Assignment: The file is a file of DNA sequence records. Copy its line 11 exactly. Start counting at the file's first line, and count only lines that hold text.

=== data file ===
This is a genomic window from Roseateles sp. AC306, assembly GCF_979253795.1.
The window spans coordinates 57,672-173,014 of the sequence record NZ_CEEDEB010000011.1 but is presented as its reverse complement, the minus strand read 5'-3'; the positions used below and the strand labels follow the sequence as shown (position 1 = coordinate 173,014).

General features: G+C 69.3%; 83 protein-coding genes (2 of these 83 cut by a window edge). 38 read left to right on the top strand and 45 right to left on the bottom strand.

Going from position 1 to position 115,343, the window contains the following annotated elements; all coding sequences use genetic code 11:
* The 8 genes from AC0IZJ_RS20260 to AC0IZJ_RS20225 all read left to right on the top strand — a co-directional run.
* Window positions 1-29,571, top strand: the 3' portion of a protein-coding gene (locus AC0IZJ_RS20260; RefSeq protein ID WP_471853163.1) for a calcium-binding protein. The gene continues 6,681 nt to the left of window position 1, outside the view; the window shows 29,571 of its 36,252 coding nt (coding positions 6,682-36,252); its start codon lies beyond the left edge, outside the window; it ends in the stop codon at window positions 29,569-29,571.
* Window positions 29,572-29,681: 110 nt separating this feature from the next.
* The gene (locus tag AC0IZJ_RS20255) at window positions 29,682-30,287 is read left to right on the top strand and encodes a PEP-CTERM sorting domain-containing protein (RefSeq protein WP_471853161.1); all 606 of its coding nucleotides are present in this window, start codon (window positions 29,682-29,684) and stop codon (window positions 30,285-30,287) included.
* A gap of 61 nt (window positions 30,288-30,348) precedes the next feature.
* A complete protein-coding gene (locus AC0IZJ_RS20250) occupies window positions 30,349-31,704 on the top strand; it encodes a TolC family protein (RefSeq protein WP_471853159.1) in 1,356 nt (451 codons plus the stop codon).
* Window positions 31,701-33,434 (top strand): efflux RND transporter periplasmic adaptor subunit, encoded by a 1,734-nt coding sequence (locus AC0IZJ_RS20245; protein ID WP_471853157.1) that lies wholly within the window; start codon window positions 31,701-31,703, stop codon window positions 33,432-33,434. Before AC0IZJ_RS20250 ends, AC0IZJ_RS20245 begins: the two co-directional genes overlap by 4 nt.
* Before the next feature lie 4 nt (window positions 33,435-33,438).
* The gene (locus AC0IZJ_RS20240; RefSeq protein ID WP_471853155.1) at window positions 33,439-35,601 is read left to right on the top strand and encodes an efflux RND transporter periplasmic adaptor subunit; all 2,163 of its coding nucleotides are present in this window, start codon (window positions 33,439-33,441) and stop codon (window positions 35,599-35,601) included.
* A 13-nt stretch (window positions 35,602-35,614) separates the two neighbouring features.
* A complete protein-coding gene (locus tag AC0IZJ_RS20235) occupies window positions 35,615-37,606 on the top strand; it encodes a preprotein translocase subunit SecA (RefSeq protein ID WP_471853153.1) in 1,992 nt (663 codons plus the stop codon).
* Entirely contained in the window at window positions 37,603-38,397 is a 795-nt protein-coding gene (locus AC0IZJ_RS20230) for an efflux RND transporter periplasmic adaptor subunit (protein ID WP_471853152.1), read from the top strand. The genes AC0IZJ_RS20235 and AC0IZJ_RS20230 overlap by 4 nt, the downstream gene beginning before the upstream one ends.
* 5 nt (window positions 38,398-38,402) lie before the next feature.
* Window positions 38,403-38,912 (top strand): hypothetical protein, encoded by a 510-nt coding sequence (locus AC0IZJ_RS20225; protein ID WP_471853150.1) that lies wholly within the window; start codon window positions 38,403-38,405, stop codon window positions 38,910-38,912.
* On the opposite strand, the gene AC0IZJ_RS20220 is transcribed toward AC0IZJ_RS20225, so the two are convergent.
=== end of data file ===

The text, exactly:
* Window positions 31,701-33,434 (top strand): efflux RND transporter periplasmic adaptor subunit, encoded by a 1,734-nt coding sequence (locus AC0IZJ_RS20245; protein ID WP_471853157.1) that lies wholly within the window; start codon window positions 31,701-31,703, stop codon window positions 33,432-33,434. Before AC0IZJ_RS20250 ends, AC0IZJ_RS20245 begins: the two co-directional genes overlap by 4 nt.